Let’s talk gaming, shall we? A huge number of users purchase their smartphone not only to browse the web but also to play smartphones. Especially in Bangladesh, the gaming performance of a smartphone is often the deciding factor. A lot of users will purchase a phone if it can handle high-definition games smoothly.
I’m not much into gaming, but upon user request on our Facebook group, I have tested a bunch of Android games and I must say Symphony Roar A50 didn’t seem to have trouble running any of them. I played GTA San Andreas (How could I not!), Asphalt 8, Subway Surfer, Modern Combat, and Real Racing 3. Just for the fun of it, I also played Candy Crush to see if it improves my performance since it was a new phone. Nope, I still suck at it.
Our video reviewer also agrees with me. The gaming performance on Symphony Roar A50 is just superb. It’s brilliant. I’m not saying that there is no Android game on earth that won’t lag on Symphony Roar A50, I’m just saying that on a relatively new smartphone running a stock version of Android 4.4.4 KitKat, neither of the games that I played had trouble.
Again, this isn’t coming from a seasoned gamer, but as an occasional one, I’m more than happy with the gaming performance of Symphony Roar A50.
This is the part which I’m not a big fan of. They say numbers don’t lie. But with benchmark scores, well, there are many variables. Different versions of the same benchmarking app can produce different scores.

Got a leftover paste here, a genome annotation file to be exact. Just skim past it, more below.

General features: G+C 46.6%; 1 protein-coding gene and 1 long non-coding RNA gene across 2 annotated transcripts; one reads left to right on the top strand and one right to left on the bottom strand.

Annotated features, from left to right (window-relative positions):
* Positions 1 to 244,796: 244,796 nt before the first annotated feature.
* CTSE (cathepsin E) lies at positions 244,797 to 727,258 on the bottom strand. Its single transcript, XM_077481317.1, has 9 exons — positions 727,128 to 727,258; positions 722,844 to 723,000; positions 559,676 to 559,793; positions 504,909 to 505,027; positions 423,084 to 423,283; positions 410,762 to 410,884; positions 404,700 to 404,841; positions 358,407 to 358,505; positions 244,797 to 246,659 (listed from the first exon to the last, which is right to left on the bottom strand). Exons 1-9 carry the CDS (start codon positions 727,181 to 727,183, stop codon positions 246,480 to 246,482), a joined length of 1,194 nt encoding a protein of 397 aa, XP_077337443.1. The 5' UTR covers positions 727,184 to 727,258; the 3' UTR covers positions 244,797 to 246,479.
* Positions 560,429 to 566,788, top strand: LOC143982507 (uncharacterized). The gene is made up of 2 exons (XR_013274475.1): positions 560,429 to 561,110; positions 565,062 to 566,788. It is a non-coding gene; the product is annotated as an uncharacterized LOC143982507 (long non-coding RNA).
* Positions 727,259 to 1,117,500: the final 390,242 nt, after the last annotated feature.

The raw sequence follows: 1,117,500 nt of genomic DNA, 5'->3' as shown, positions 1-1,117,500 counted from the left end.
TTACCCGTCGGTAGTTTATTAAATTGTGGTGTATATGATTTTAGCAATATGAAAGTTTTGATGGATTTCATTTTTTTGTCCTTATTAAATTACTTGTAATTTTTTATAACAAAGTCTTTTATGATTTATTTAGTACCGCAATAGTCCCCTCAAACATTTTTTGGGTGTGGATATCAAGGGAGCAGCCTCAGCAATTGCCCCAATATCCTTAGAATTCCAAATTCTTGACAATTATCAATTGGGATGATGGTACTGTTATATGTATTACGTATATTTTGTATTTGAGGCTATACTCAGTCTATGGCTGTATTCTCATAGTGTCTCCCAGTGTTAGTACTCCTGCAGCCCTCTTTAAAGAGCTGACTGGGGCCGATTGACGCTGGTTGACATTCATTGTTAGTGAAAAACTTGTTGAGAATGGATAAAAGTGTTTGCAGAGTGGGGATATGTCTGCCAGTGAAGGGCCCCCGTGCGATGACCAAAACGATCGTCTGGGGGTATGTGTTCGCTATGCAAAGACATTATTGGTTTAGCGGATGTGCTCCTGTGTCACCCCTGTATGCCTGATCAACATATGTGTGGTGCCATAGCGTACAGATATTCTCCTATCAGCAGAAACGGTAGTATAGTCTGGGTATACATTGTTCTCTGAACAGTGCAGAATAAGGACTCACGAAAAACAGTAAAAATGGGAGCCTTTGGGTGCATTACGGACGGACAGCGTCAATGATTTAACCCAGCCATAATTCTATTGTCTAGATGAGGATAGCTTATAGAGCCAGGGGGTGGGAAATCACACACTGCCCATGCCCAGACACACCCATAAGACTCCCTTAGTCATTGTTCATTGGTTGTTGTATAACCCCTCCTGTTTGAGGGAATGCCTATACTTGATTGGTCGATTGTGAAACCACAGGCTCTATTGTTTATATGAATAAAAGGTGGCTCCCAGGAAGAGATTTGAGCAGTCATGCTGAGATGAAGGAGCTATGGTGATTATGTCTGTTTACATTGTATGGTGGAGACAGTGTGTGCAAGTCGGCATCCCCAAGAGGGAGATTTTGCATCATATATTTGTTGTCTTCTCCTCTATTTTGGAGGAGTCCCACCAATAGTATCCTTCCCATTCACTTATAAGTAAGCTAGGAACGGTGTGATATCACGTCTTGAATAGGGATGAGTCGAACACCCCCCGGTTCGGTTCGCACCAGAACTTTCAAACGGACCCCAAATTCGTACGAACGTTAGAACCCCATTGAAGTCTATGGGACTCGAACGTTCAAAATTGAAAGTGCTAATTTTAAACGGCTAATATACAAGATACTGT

Plus I’ve been noticing lately that people don’t care about benchmark scores these days as much as they care about the actual, real world performance of the device. Two years ago when we first launched Android Kothon and Bangladeshi people were just beginning to embrace Android, we noticed that everyone’s first question about a new phone was ‘what’s the AnTuTu score?’ Nowadays, not so much.
But since benchmarking applications are here, and almost all sites do test the device’s performance using benchmarking applications, we’re going to post two of the most popular benchmarking apps’ scores below.
If you’d like us to test the phone’s performance using any other benchmarking application that doesn’t require root, feel free to let us know in the comments and we’ll be happy to test the phone.
The headphones that come with Symphony Roar A50 in the box are just trash. I’ll just be rude and real about it. You might never use those headphones because they are so bad. Don’t blame your Symphony Roar A50 Android One phone because of bad music quality that those headphones produce.
I listen to a lot of music, but most of the time they are either on my desktop computer’s speakers or on the laptop’s built-in speakers. A few times when I listen to music on my mobile, I use a headphone that came with a feature phone, Samsung Champ Duos. I tried to listen to some YouTube music on Symphony Roar A50 using the Champ Duo’s headphone, and it was okay. But as soon as I switched to the provided headphone, the story made a turn for the worst.
So if you are a music fan, you should know that the provided headphones are no way to judge the sound quality of Symphony Roar A50. If you already have a headphone, you might want to take that to the store when checking out the phone.
The loudspeaker performance of Symphony Roar A50 is another story, though. I found it quite loud and satisfactory. While watching YouTube videos or playing games and music, the loudspeaker is loud and clear. It is placed on the back of the device, adjacent to the Android One logo towards the bottom of the device. Chances are you will be happy with the loudspeaker as long as your expectation isn’t to get HTC BoomSound level quality.
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